Damp Proofer

The Job and What's Involved

Damp proofers provide a service to customers who have damp problems with residential or commercial properties. They may also install damp-proof courses to old properties where necessary.

A damp-proof course is a horizontal layer of water-proof/water-repellent material which prevents moisture rising up the wall from the ground.

In the case of new property, damp courses are laid as the walls are constructed and a layer of damp-proof membrane or material is installed between the bricks. They are installed by the bricklayers as they do the brickwork.

Problems with damp on older properties may be caused by:

  • Lack of an original damp course when the property was built.
  • Failure/breakdown of the original damp course by the introduction of raised paths, drive or flower beds.
  • Movement damage to an existing wall after the building was erected.

Walls can become damp from the foundations upwards if a damp-proof course has been breached or if no damp-proof course exists, and this is called rising damp. Rising damp will continue and cause dampness inside the property, ruining the decorations and causing rotting of contact timber (joists, floorboards and skirting boards).

The work begins with an inspection of the property, using moisture meters, to check the nature of the problem and find out whether:

  • A damp course exists.
  • Cracked render or broken brickwork may be responsible.
  • There are signs of penetrating damp being drawn through walls.
  • Black-spot mould is occurring.
  • There is evidence of decay or insect infestation.
  • There is evidence of condensation or wall cracking.
  • Appropriate ventilation has been provided.

As a result of these investigations, recommendations are made which will include an estimate for the work required. This may involve:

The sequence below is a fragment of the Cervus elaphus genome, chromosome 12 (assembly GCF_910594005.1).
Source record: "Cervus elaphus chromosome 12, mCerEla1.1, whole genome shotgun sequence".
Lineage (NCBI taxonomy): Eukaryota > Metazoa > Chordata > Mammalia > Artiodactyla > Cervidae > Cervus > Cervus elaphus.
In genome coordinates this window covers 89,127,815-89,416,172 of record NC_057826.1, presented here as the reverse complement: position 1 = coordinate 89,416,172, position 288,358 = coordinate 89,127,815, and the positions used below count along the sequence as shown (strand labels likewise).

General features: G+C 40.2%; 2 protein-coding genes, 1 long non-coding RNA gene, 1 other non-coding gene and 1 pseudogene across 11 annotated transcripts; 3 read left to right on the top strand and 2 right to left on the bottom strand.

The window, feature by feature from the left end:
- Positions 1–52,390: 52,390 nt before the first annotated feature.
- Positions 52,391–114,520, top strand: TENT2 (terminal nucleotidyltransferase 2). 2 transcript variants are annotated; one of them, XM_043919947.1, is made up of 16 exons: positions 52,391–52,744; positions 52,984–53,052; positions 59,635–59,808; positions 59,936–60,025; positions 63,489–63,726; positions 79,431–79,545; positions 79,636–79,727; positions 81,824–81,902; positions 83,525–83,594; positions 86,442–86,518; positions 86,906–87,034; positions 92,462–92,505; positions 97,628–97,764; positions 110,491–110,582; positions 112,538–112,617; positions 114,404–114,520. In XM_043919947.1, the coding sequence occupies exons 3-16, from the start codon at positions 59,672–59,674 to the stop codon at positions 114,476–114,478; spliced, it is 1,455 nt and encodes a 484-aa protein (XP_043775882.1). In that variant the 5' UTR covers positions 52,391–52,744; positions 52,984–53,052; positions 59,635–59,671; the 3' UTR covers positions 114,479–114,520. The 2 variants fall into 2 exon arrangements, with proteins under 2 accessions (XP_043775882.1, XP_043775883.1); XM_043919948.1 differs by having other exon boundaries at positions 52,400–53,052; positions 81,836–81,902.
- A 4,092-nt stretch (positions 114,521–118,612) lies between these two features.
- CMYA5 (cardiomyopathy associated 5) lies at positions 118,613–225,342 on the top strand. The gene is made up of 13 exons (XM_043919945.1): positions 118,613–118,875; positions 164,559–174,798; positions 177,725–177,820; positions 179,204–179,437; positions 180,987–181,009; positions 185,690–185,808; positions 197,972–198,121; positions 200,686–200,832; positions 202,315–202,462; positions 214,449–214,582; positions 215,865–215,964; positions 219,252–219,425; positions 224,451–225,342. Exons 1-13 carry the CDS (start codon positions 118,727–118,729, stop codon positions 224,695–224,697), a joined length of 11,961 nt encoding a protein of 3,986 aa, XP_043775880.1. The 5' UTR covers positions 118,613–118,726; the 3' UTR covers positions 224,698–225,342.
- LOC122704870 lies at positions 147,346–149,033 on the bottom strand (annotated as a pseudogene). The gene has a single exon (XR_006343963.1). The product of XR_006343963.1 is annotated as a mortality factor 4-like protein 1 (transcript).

• Minimising moisture sources.
  • Ensuring adequate ground drainage around the building.
  • Ensuring that surface water is drained clear of the foot of the walls.
  • Repairing structural damage.
  • Installing a chemical damp-proof course into existing brickwork.

A number of remedial damp-proof course (DPC) systems are available to the damp proofer most of which involve drilling holes in the walls and using high-pressure or low-pressure DPC injection of mortar or injected creams or gels.

Damp proofers usually work a 38-hour week, Monday to Friday, but may sometimes be required to work overtime, including evenings and weekends. Hours worked depend upon the location of the job, the requirements of the customer and in some cases on the weather. It may not be possible to work at all in very bad weather.

The work is mainly outdoors and is very physical. Working conditions can sometimes be uncomfortable. In summer it may be very hot and in winter cold and wet. A considerable amount of travelling may be involved between different work sites and projects, and a driving licence may be useful.

Starting salaries for damp proofers range from around £12,000 to £15,000 a year. Damp proofers are paid in line with industry-recommended rates. Bonus payments are a regular feature of this type of work.

Getting Started with this Career Choice

There are over 1,500 damp proofing contractors across the UK. Approximately 300 are members of the Property Care Association, which is a division of the British Wood Preserving and Damp Proofing Association (BWPDA). They are listed on the BWPDA website.

There are also many companies working in related fields such as timber treatment, waterproofing and pest control.